< Health – the Hidden Enemy 


30 October 2018

One of the keynote speakers at our conference in Bristol today was Dr Anne Samson, coordinator of the Great War in Africa Association (GWAA). Due to centenary events taking place in Africa, Anne was unable to attend in person, but sent us her presentation, Medical tentacles: Military Medical services in Africa, 1914-1918 and beyond’, which is available to view on our National Conference page. Anne has been involved in our project from the outset, contributing advice, editing articles and connecting us to the research work of the GWAA, especially the transcription of the Pike Report.

13 September 2018

Dr Tony Jewell (Photo: Lyn Edmonds)

We were delighted to interview Dr Tony Jewell today. He is the grandson of Dr Norman Parsons Jewell who served as a Medical Officer in the East African campaign, writing diaries and memoirs and taking over 400 photos of his experiences, and Tony has edited the collection into a book, On Call in Africa, in War and Peace 1910-1932, (Gillyflower Publishing, 2016). This record has national importance (the diaries are held at the National Archives) and gives us an invaluable first hand insight into the campaign.

1 October 2017

Volunteers at the Great War in Africa Association (GWAA) have been working hard transcribing the Pike Report and have now completed this. It is available on the GWAA website, along with background and contextual information.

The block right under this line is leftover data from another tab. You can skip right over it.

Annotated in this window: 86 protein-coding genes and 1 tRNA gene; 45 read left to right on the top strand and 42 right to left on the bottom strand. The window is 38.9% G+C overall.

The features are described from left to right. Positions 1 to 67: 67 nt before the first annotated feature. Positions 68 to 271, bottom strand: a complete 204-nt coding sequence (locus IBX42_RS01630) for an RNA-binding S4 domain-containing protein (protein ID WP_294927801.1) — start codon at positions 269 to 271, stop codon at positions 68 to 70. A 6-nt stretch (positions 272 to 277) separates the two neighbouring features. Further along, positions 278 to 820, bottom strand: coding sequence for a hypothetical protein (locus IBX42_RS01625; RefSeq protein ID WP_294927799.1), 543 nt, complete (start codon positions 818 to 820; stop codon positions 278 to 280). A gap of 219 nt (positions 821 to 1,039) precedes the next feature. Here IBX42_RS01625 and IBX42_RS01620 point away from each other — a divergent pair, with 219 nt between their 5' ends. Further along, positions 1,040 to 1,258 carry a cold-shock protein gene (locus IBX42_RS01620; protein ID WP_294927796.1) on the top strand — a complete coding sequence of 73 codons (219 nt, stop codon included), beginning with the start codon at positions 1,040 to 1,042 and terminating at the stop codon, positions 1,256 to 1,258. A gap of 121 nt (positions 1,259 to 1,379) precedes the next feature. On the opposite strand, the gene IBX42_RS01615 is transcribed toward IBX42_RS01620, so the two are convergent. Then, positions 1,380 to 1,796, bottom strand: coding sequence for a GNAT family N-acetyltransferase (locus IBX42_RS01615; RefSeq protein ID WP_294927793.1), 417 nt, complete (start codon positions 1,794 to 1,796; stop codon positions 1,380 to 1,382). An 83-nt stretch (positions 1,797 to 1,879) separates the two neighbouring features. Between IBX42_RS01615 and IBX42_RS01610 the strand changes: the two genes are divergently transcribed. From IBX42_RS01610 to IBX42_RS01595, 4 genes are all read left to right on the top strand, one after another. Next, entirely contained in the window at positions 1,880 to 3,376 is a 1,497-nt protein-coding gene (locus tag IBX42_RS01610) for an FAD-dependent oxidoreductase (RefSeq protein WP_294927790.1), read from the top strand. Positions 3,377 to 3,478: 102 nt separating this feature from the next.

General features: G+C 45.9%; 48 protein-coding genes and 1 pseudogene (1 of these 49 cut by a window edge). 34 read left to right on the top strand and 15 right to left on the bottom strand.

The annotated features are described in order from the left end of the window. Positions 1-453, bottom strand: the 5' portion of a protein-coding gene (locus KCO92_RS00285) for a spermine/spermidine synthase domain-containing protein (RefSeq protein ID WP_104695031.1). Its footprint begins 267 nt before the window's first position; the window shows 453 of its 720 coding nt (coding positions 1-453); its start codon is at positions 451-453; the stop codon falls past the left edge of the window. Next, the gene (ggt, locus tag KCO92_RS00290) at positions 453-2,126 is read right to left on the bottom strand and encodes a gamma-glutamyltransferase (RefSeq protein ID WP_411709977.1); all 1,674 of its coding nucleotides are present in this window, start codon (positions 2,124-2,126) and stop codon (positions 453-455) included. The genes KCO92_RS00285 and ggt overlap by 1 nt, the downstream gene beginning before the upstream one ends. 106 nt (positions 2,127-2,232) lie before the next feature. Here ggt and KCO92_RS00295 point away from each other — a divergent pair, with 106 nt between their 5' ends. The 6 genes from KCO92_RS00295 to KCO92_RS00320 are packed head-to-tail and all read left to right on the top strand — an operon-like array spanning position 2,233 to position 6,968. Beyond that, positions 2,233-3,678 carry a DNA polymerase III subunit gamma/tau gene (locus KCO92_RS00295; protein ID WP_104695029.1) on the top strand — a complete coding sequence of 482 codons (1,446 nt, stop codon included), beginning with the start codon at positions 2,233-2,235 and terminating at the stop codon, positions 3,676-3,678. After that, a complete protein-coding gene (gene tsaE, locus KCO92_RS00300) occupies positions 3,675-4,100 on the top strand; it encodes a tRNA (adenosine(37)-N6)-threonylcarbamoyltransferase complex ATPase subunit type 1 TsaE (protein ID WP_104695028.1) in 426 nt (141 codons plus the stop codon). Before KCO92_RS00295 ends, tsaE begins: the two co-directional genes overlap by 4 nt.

15 August 2017

Volunteers for the Great War in Africa Association have completed the first stage of transcription of the Pike Report into medical conditions in East Africa. The report was based on a visit to British East Africa (i.e. Kenya today) and parts of Uganda and German East Africa (i.e. Tanzania) between December 1917 and January 1918 and makes grim reading. Here is an extract from Surgeon General W W Pike’s report on a visit to a King’s African Rifles depot and military hospital in Uganda.

‘We visited the infectious section of the hospital of which Captain Duke stated he was in charge. Here we found a most disgraceful state of affairs. Patients dead, dying and sick, were lying together, no proper treatment was being carried out for the cerebro-spinal fever cases, no disinfectants were seen for the attendants or the Medical Officer who, however, admitted he had never visited these cases since he took over a week before. There were five cases of cerebro-spinal fever distributed as follows in four small ill-lit circular grass huts – No 1 A corpse and a delirious patient (naked); No 2 A corpse and a delirious patient (naked); No 3 A patient; No 4 was empty. There had been nine cerebro-spinal fever cases; six were dead, two apparently dying, one might possibly recover.

In the small-pox enclosure there were fifteen cases, three lying dead, two of these with other patients lying beside them and one in a hut alone; there was no sign whatever of any treatment for patients or disinfectants for attendants. Captain Duke said he went there to superintend the building of the compound wall daily, and then saw the patients.

We called in the Officer Commanding, Major Carew, who we had asked to remain outside to avoid infection, and showed him the state of things in the cerebro-spinal fever compound. Thereafter we each prepared a Report and handed it to the Officer Commanding for action. Owing to the gross neglect and inhumane want of treatment of these patients by Captain Duke, we placed him under open arrest, as there was no other Medical Officer available, in which case we should have suspended him entirely’.